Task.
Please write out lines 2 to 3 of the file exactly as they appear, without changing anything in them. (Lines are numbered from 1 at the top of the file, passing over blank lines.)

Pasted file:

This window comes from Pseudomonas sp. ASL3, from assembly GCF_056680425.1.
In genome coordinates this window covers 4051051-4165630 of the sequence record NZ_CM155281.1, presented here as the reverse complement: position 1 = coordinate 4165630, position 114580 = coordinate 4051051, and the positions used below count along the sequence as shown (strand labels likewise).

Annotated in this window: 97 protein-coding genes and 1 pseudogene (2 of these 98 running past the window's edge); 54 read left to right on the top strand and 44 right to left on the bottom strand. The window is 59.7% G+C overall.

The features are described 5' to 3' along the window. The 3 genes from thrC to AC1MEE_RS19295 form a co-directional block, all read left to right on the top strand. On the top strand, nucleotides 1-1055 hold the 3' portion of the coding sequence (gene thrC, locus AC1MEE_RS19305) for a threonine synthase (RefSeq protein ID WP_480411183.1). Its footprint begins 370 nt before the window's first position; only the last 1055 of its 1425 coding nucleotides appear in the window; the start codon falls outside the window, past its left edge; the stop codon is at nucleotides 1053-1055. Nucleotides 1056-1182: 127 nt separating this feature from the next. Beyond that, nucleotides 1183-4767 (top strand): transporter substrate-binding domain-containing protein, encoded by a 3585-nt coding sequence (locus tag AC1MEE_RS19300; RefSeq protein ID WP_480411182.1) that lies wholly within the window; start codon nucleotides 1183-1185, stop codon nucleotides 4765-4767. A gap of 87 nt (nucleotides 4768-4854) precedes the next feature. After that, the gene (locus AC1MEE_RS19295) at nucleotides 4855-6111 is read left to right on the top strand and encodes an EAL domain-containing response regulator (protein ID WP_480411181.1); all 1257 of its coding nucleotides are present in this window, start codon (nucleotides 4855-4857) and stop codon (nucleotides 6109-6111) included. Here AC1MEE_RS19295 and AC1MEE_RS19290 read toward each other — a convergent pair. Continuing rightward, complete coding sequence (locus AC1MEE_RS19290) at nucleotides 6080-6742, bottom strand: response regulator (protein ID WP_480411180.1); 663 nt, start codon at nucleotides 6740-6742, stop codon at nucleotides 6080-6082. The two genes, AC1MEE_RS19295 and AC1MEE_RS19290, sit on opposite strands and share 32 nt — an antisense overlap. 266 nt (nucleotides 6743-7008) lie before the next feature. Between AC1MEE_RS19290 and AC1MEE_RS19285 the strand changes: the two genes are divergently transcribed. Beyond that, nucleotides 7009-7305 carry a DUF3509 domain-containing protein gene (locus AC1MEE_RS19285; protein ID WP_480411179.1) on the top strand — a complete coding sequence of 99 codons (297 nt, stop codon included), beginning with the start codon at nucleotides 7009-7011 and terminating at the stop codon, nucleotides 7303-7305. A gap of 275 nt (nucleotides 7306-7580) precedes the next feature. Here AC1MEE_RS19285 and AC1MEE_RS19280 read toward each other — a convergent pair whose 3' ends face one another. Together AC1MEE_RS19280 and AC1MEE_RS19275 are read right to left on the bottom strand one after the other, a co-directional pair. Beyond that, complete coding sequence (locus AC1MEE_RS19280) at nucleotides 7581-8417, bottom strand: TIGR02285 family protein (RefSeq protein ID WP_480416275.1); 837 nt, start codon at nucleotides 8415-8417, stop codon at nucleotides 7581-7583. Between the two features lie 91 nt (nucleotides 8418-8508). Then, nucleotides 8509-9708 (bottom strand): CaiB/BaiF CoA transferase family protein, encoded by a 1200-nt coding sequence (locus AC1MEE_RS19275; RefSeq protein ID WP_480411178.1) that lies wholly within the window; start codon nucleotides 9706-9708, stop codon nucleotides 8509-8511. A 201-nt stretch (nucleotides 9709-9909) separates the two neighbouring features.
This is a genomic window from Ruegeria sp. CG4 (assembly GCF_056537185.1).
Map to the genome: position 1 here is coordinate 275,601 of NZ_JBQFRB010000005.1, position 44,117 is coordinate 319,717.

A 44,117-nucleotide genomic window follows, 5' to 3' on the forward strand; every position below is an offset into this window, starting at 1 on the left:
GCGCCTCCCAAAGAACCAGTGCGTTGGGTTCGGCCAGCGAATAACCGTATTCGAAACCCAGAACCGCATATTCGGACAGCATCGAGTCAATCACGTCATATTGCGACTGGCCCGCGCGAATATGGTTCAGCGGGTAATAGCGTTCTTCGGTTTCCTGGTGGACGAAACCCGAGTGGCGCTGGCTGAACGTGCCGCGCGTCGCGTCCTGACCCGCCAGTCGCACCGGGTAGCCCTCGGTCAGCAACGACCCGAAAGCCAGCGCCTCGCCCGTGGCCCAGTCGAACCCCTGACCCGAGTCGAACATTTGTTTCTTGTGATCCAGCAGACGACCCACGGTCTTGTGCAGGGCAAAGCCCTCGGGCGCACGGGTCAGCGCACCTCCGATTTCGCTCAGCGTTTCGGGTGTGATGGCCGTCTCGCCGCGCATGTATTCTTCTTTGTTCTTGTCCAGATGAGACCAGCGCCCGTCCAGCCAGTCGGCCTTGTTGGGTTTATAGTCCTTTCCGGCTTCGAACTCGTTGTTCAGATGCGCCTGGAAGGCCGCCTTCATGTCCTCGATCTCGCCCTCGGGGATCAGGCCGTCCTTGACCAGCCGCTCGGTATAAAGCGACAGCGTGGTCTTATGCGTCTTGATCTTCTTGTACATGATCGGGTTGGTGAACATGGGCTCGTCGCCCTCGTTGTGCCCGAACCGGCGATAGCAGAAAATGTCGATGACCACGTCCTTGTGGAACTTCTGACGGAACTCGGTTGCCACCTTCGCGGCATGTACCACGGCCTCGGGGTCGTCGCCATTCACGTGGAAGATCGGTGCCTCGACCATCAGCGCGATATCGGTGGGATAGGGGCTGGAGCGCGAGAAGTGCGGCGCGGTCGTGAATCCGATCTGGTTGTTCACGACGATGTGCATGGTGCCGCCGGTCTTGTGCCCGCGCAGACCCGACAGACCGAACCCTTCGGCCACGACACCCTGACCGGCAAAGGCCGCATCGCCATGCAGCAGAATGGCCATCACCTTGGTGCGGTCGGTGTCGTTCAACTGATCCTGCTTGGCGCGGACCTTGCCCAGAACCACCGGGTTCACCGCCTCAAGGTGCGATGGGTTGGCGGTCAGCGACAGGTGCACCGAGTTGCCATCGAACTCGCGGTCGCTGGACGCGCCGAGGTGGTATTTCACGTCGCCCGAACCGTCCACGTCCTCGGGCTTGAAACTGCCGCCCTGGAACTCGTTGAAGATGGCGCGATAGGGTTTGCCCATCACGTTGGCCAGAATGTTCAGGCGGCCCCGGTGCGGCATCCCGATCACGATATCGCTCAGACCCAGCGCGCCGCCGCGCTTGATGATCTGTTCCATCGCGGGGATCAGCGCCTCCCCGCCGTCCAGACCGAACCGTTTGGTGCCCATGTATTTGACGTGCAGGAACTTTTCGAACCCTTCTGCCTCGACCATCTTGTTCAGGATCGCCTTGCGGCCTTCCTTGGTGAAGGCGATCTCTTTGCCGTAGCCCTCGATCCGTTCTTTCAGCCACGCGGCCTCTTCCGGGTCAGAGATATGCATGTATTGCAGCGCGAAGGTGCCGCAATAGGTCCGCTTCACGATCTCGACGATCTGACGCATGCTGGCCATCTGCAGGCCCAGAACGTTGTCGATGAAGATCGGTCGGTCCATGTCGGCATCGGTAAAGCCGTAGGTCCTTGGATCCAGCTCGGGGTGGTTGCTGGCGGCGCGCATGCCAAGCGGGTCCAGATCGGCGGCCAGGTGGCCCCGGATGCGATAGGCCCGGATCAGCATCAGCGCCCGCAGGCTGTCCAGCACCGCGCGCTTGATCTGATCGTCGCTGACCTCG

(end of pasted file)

In genome coordinates this window covers 4051051-4165630 of the sequence record NZ_CM155281.1, presented here as the reverse complement: position 1 = coordinate 4165630, position 114580 = coordinate 4051051, and the positions used below count along the sequence as shown (strand labels likewise).

Annotated in this window: 97 protein-coding genes and 1 pseudogene (2 of these 98 running past the window's edge); 54 read left to right on the top strand and 44 right to left on the bottom strand. The window is 59.7% G+C overall.